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Perennials: Agastache "tuttie fruitii"

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Forum: PerennialsReplies: 7, Views: 126
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Arlington, TX

April 1, 2012
7:09 AM

Post #9065284

I bought 2 of these but nothing about them. Does anyone grow these? I put them in good soil in a slightly raised bed that has good drainage. How picky are these about soil? None of my agastaches survived last summer and I am hoping these do.
I also put out 3 A. cana in another drier bed but that is where last years plants failed so I am worried.

This message was edited Apr 1, 2012 11:16 AM
Abilene, TX
(Zone 7b)

April 16, 2012
4:58 PM

Post #9085266

It was the summer from hell. I wouldn't judge any plant by last summer (atleast in Texas) I think as long as you have them in soil that drains well, they should be good. I had an acapulco and it did well even in less than perfect soil.
Dublin, CA
(Zone 9a)

April 16, 2012
6:46 PM

Post #9085413

Yep, good drainage is key. They don't need a rich soil either--I find they do best if you plant them & ignore them (not too much water, and I don't bother fertilizing them). I don't find caring for them to really be any different from any other Agastache.
Arlington, TX

April 16, 2012
6:49 PM

Post #9085419

The soil is pretty good so that might not suit them. I actually think the heat didn't kill the agastache last year, it was overwatering to compensate for the heat! Hopefully the 5 plants I put out will make it this summer.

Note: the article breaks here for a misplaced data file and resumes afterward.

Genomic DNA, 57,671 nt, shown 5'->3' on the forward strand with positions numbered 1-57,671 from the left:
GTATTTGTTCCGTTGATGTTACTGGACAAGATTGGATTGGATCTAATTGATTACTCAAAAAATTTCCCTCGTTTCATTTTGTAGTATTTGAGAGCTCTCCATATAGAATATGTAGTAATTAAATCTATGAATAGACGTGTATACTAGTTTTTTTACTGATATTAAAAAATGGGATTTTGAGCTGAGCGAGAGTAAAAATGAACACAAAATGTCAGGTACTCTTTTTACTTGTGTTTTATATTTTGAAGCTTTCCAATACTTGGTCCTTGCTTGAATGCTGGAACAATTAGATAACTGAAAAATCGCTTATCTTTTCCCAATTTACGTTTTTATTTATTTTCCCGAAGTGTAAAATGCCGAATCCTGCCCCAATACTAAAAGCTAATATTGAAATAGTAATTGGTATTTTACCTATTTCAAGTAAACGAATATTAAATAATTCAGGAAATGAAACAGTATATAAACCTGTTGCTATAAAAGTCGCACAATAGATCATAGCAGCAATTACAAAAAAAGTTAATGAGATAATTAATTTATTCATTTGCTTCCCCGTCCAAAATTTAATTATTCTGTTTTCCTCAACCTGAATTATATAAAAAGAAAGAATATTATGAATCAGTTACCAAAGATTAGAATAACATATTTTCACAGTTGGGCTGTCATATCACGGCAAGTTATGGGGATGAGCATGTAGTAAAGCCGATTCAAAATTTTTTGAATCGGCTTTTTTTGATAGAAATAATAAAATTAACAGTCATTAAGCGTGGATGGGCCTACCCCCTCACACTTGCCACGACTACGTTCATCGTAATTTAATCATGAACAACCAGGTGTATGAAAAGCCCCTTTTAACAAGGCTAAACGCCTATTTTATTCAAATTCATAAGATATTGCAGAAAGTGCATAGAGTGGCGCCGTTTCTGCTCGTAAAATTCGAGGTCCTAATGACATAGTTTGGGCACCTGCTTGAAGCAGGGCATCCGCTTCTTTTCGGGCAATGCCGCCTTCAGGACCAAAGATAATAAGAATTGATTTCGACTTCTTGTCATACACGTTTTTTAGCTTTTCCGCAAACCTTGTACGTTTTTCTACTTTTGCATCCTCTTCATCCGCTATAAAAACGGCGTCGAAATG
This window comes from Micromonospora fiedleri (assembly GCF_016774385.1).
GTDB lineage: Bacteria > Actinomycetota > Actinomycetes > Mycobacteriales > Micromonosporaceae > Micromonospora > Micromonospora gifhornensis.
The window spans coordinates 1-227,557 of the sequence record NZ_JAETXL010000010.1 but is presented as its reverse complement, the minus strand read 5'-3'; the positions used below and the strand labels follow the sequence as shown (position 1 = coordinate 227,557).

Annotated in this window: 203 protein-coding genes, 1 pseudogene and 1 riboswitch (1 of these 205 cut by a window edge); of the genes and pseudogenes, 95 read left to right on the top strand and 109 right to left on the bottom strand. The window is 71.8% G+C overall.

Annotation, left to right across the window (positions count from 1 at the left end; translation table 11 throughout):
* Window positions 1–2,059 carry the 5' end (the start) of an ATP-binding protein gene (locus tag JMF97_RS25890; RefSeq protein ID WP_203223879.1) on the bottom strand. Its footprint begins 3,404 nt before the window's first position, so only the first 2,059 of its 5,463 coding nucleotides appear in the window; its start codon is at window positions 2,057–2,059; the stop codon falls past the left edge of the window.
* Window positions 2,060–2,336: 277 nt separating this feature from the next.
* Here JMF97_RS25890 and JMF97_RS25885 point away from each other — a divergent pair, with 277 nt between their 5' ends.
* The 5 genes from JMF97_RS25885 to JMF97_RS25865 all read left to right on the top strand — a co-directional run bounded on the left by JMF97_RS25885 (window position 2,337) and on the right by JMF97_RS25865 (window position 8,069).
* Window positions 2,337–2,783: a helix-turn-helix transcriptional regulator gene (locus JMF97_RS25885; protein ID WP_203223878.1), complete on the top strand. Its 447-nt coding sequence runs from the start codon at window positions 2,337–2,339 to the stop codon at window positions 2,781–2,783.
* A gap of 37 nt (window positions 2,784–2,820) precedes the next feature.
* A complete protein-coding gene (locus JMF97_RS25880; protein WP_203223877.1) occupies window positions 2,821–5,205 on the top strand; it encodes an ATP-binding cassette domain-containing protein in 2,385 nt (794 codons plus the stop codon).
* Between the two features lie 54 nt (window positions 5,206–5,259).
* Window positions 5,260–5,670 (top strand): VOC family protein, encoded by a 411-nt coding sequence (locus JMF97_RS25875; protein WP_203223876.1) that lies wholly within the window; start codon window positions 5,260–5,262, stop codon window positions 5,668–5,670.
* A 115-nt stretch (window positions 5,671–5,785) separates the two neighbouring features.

Ashdown, AR
(Zone 8a)

April 23, 2012
4:37 AM

Post #9093850

I failed miseriably the first time I grew them but that was years ago as a newbee so I'm trying them again this year along w/ an abundance of new salvias since that's what did the best for me last year in the heat and drought.

Arlington, TX

October 25, 2012
6:05 AM

Post #9314825

I have tried native and non-native species and varieties and none has lived more than a summer! I have no idea what is the issue. I tried different soil from rich to poor and from composty to sandy. I grow all sorts of salvia, including many native to TX and they all thrive. I won't be wasting more money on Agastache any time soon. They are lovely though.
Dublin, CA
(Zone 9a)

October 25, 2012
7:08 AM

Post #9314886

What time of year are you planting them? In a hot climate like yours, you will probably have better success if you plant things in the fall instead of spring (and the later in the spring you plant, the more trouble you're likely to have). My summers aren't as bad as yours, and I still have much better luck with things that I plant in the fall since they have a chance to get their roots going before they get hit by summer heat.
Arlington, TX

October 26, 2012
2:29 PM

Post #9316280

I did plant most of them in the fall.

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